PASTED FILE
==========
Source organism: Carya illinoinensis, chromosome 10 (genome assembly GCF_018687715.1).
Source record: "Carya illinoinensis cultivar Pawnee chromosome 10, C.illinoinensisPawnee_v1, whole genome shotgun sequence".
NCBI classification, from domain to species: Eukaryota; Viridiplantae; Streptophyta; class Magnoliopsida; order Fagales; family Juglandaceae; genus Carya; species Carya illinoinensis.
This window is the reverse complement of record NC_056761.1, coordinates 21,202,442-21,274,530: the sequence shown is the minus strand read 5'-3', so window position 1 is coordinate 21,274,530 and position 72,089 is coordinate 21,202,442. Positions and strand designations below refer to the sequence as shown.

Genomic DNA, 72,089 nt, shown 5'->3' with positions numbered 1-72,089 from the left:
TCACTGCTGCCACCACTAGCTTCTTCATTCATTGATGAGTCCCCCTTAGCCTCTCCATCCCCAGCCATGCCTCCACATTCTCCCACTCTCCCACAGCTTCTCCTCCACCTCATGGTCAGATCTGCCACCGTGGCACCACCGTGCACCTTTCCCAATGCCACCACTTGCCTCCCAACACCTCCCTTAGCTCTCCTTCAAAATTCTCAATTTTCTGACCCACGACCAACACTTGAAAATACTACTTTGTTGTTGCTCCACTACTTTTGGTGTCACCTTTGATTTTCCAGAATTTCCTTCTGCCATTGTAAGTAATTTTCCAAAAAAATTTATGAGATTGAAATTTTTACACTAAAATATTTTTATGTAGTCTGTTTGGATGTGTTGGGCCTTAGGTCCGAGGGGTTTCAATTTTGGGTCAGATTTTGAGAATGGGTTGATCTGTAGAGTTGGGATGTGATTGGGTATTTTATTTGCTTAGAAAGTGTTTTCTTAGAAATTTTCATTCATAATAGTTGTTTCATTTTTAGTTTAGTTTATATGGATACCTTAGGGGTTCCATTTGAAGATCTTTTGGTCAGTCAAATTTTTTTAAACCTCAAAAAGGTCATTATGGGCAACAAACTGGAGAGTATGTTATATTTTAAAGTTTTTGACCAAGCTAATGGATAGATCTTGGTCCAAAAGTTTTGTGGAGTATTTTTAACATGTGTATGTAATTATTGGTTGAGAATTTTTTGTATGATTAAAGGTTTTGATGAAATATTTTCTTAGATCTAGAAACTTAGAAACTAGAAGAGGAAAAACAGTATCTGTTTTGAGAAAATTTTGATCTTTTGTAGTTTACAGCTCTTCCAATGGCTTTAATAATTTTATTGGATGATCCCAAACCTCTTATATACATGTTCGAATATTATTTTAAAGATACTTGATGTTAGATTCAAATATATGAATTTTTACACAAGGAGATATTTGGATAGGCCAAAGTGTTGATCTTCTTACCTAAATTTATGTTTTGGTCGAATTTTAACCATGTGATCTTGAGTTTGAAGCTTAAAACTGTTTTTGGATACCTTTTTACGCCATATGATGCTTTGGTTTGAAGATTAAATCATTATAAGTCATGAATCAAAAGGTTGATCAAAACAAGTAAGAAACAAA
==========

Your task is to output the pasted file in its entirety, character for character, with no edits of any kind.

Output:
Source organism: Carya illinoinensis, chromosome 10 (genome assembly GCF_018687715.1).
Source record: "Carya illinoinensis cultivar Pawnee chromosome 10, C.illinoinensisPawnee_v1, whole genome shotgun sequence".
NCBI classification, from domain to species: Eukaryota; Viridiplantae; Streptophyta; class Magnoliopsida; order Fagales; family Juglandaceae; genus Carya; species Carya illinoinensis.
This window is the reverse complement of record NC_056761.1, coordinates 21,202,442-21,274,530: the sequence shown is the minus strand read 5'-3', so window position 1 is coordinate 21,274,530 and position 72,089 is coordinate 21,202,442. Positions and strand designations below refer to the sequence as shown.

Genomic DNA, 72,089 nt, shown 5'->3' with positions numbered 1-72,089 from the left:
TCACTGCTGCCACCACTAGCTTCTTCATTCATTGATGAGTCCCCCTTAGCCTCTCCATCCCCAGCCATGCCTCCACATTCTCCCACTCTCCCACAGCTTCTCCTCCACCTCATGGTCAGATCTGCCACCGTGGCACCACCGTGCACCTTTCCCAATGCCACCACTTGCCTCCCAACACCTCCCTTAGCTCTCCTTCAAAATTCTCAATTTTCTGACCCACGACCAACACTTGAAAATACTACTTTGTTGTTGCTCCACTACTTTTGGTGTCACCTTTGATTTTCCAGAATTTCCTTCTGCCATTGTAAGTAATTTTCCAAAAAAATTTATGAGATTGAAATTTTTACACTAAAATATTTTTATGTAGTCTGTTTGGATGTGTTGGGCCTTAGGTCCGAGGGGTTTCAATTTTGGGTCAGATTTTGAGAATGGGTTGATCTGTAGAGTTGGGATGTGATTGGGTATTTTATTTGCTTAGAAAGTGTTTTCTTAGAAATTTTCATTCATAATAGTTGTTTCATTTTTAGTTTAGTTTATATGGATACCTTAGGGGTTCCATTTGAAGATCTTTTGGTCAGTCAAATTTTTTTAAACCTCAAAAAGGTCATTATGGGCAACAAACTGGAGAGTATGTTATATTTTAAAGTTTTTGACCAAGCTAATGGATAGATCTTGGTCCAAAAGTTTTGTGGAGTATTTTTAACATGTGTATGTAATTATTGGTTGAGAATTTTTTGTATGATTAAAGGTTTTGATGAAATATTTTCTTAGATCTAGAAACTTAGAAACTAGAAGAGGAAAAACAGTATCTGTTTTGAGAAAATTTTGATCTTTTGTAGTTTACAGCTCTTCCAATGGCTTTAATAATTTTATTGGATGATCCCAAACCTCTTATATACATGTTCGAATATTATTTTAAAGATACTTGATGTTAGATTCAAATATATGAATTTTTACACAAGGAGATATTTGGATAGGCCAAAGTGTTGATCTTCTTACCTAAATTTATGTTTTGGTCGAATTTTAACCATGTGATCTTGAGTTTGAAGCTTAAAACTGTTTTTGGATACCTTTTTACGCCATATGATGCTTTGGTTTGAAGATTAAATCATTATAAGTCATGAATCAAAAGGTTGATCAAAACAAGTAAGAAACAAA